Should an 8 year old read a book filled with profanity and adult situations? I wouldn't recommend it. Should that same kid see a movie filled with the same? I wouldn't recommend that either. Again, that's my opinion. It's amazing how some parents will not permit their children to read books due to their content, then allow them to turn on the TV or go see a movie that has similar if not older/racier/naughtier content. I often use the American movie rating systems to convey content to parents, teachers and librarians.

There is a difference between discretion and banning. Discretion is supposed to be about selection and is more personal. Banning has more to do with censorship, permission and judgment.

A bookstore might specialize in a certain genre or be for a certain age group. A children's bookstore, for example, probably has mostly picture books and chapter books; I wouldn't expect it to have the newest western paperbacks for adults. Likewise, a shop that specializes in westerns probably wouldn't carry titles for newborns. A librarian at an elementary school might not wish to stock One Hundred Years of Solitude or The Scarlet Letter.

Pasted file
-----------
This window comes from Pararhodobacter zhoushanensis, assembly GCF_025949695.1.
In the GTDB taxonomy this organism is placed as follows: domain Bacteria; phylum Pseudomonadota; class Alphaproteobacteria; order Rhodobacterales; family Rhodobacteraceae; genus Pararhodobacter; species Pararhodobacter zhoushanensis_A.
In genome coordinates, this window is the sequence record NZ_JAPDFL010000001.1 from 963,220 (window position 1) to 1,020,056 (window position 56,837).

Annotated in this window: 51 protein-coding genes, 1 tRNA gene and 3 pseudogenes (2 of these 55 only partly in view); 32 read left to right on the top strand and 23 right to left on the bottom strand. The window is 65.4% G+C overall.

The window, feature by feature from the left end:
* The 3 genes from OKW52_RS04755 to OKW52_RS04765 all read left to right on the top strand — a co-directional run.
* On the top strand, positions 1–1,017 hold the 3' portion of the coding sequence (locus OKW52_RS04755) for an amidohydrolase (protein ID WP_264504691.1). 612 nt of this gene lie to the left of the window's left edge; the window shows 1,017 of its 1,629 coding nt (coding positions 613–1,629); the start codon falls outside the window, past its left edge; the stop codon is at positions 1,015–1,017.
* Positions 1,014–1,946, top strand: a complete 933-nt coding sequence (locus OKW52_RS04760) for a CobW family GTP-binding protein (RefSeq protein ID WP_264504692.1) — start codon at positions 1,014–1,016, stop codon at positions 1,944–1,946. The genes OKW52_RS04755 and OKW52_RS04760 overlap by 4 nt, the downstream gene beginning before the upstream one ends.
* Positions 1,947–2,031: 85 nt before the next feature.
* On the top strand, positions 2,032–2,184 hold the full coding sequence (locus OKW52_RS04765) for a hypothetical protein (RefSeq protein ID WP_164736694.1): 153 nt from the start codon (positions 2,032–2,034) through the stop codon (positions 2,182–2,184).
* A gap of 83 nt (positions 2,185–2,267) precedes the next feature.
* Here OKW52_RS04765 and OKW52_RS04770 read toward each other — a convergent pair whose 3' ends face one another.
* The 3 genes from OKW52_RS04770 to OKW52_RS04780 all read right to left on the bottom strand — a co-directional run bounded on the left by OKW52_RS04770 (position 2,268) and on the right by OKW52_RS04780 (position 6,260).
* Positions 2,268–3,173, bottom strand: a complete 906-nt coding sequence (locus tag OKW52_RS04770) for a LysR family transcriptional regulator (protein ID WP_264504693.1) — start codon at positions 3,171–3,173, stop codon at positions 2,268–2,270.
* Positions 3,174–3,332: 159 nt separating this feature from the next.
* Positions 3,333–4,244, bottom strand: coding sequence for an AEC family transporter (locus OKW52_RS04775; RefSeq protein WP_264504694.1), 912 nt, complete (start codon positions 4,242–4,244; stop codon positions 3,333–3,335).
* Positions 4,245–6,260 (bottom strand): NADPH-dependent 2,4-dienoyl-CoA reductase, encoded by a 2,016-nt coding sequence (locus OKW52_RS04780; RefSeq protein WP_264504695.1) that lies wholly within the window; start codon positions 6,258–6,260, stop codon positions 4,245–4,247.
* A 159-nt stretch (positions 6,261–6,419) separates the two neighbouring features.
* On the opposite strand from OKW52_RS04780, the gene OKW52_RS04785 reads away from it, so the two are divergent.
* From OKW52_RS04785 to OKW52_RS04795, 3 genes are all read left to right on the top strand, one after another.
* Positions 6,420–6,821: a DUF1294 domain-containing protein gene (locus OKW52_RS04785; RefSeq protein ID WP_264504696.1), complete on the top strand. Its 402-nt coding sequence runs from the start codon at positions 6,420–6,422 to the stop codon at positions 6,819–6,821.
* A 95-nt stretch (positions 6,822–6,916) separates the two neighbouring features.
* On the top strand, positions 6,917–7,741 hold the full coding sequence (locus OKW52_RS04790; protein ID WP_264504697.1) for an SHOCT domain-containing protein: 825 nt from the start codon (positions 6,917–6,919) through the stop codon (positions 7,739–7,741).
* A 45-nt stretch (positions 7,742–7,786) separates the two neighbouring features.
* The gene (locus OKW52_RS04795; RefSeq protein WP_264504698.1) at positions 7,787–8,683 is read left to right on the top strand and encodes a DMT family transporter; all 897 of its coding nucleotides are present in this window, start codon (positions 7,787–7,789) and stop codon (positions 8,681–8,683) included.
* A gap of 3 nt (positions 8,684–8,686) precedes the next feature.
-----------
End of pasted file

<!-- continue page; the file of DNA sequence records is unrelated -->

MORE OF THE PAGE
My Favorite Banned Books

The protagonists of my favorite banned/challenged books share the same name: Alice.

Alice's Adventures in Wonderland, written by Lewis Carroll, was banned in China in 1931 because "animals should not use human language" and that it was "disastrous to put animals and human beings on the same level." This was quoted at Lenny's Alice in Wonderland Site, as originally from The File Room. View all Bildungsroman posts related to Alice's Adventures in Wonderland.

The Alice McKinley series by Phyllis Reynolds Naylor has been challenged every which way due to its realistic portrayal of adolescence. The books follows Alice's life at home and at school, from 3rd grade through (currently) high school. The series is heartwarming, humorous, sweet, and straightforward. Read more about the Alice McKinley series.